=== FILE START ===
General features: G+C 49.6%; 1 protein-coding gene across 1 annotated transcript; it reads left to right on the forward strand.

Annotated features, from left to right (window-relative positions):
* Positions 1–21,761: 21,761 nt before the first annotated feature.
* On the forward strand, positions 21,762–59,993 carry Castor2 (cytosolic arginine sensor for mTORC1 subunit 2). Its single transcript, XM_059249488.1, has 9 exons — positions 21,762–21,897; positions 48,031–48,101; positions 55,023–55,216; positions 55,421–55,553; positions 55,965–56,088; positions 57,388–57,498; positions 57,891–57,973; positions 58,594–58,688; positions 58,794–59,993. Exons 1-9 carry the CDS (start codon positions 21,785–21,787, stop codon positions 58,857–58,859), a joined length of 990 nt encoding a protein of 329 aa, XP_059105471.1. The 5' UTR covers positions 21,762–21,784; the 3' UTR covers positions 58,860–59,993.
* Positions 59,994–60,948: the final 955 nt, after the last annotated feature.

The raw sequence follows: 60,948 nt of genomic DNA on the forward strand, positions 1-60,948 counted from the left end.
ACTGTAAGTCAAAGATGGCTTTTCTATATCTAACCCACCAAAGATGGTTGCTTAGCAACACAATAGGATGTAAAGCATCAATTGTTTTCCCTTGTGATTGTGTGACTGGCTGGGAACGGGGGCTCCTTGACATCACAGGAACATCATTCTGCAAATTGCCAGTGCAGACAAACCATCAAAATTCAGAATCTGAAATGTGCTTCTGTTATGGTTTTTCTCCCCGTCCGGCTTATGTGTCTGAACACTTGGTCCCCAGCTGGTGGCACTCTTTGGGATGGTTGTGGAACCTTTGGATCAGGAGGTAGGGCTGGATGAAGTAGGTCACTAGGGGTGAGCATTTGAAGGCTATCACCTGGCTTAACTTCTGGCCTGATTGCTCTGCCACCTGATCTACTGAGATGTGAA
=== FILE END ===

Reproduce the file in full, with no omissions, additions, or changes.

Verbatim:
General features: G+C 49.6%; 1 protein-coding gene across 1 annotated transcript; it reads left to right on the forward strand.

Annotated features, from left to right (window-relative positions):
* Positions 1–21,761: 21,761 nt before the first annotated feature.
* On the forward strand, positions 21,762–59,993 carry Castor2 (cytosolic arginine sensor for mTORC1 subunit 2). Its single transcript, XM_059249488.1, has 9 exons — positions 21,762–21,897; positions 48,031–48,101; positions 55,023–55,216; positions 55,421–55,553; positions 55,965–56,088; positions 57,388–57,498; positions 57,891–57,973; positions 58,594–58,688; positions 58,794–59,993. Exons 1-9 carry the CDS (start codon positions 21,785–21,787, stop codon positions 58,857–58,859), a joined length of 990 nt encoding a protein of 329 aa, XP_059105471.1. The 5' UTR covers positions 21,762–21,784; the 3' UTR covers positions 58,860–59,993.
* Positions 59,994–60,948: the final 955 nt, after the last annotated feature.

The raw sequence follows: 60,948 nt of genomic DNA on the forward strand, positions 1-60,948 counted from the left end.
ACTGTAAGTCAAAGATGGCTTTTCTATATCTAACCCACCAAAGATGGTTGCTTAGCAACACAATAGGATGTAAAGCATCAATTGTTTTCCCTTGTGATTGTGTGACTGGCTGGGAACGGGGGCTCCTTGACATCACAGGAACATCATTCTGCAAATTGCCAGTGCAGACAAACCATCAAAATTCAGAATCTGAAATGTGCTTCTGTTATGGTTTTTCTCCCCGTCCGGCTTATGTGTCTGAACACTTGGTCCCCAGCTGGTGGCACTCTTTGGGATGGTTGTGGAACCTTTGGATCAGGAGGTAGGGCTGGATGAAGTAGGTCACTAGGGGTGAGCATTTGAAGGCTATCACCTGGCTTAACTTCTGGCCTGATTGCTCTGCCACCTGATCTACTGAGATGTGAA